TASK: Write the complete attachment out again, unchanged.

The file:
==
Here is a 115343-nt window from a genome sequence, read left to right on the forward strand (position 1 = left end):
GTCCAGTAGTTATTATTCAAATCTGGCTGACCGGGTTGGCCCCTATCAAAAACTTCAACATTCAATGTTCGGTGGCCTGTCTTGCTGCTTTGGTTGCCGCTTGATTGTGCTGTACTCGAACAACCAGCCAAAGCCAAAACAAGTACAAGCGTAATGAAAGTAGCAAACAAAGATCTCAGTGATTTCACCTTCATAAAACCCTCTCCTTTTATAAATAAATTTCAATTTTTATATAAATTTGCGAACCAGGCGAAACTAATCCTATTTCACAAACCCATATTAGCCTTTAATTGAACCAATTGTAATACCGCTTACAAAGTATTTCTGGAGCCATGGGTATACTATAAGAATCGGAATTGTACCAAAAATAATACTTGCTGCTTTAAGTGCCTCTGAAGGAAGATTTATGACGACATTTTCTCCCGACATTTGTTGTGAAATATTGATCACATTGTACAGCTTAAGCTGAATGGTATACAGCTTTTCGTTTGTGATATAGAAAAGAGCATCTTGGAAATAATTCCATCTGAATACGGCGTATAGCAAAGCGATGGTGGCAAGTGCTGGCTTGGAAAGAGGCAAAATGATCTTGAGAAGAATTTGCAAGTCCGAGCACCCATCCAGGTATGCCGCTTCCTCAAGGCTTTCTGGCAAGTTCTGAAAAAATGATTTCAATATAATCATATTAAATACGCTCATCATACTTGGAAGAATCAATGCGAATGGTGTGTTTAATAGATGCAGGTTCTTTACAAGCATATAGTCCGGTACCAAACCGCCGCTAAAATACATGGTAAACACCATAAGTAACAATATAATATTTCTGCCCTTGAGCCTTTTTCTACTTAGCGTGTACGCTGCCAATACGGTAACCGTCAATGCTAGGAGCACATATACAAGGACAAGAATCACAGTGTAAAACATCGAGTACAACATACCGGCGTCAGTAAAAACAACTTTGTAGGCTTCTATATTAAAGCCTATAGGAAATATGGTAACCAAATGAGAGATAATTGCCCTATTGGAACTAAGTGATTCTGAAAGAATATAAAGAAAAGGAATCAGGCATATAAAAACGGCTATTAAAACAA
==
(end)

Here is a 115343-nt window from a genome sequence, read left to right on the forward strand (position 1 = left end):
GTCCAGTAGTTATTATTCAAATCTGGCTGACCGGGTTGGCCCCTATCAAAAACTTCAACATTCAATGTTCGGTGGCCTGTCTTGCTGCTTTGGTTGCCGCTTGATTGTGCTGTACTCGAACAACCAGCCAAAGCCAAAACAAGTACAAGCGTAATGAAAGTAGCAAACAAAGATCTCAGTGATTTCACCTTCATAAAACCCTCTCCTTTTATAAATAAATTTCAATTTTTATATAAATTTGCGAACCAGGCGAAACTAATCCTATTTCACAAACCCATATTAGCCTTTAATTGAACCAATTGTAATACCGCTTACAAAGTATTTCTGGAGCCATGGGTATACTATAAGAATCGGAATTGTACCAAAAATAATACTTGCTGCTTTAAGTGCCTCTGAAGGAAGATTTATGACGACATTTTCTCCCGACATTTGTTGTGAAATATTGATCACATTGTACAGCTTAAGCTGAATGGTATACAGCTTTTCGTTTGTGATATAGAAAAGAGCATCTTGGAAATAATTCCATCTGAATACGGCGTATAGCAAAGCGATGGTGGCAAGTGCTGGCTTGGAAAGAGGCAAAATGATCTTGAGAAGAATTTGCAAGTCCGAGCACCCATCCAGGTATGCCGCTTCCTCAAGGCTTTCTGGCAAGTTCTGAAAAAATGATTTCAATATAATCATATTAAATACGCTCATCATACTTGGAAGAATCAATGCGAATGGTGTGTTTAATAGATGCAGGTTCTTTACAAGCATATAGTCCGGTACCAAACCGCCGCTAAAATACATGGTAAACACCATAAGTAACAATATAATATTTCTGCCCTTGAGCCTTTTTCTACTTAGCGTGTACGCTGCCAATACGGTAACCGTCAATGCTAGGAGCACATATACAAGGACAAGAATCACAGTGTAAAACATCGAGTACAACATACCGGCGTCAGTAAAAACAACTTTGTAGGCTTCTATATTAAAGCCTATAGGAAATATGGTAACCAAATGAGAGATAATTGCCCTATTGGAACTAAGTGATTCTGAAAGAATATAAAGAAAAGGAATCAGGCATATAAAAACGGCTATTAAAACAA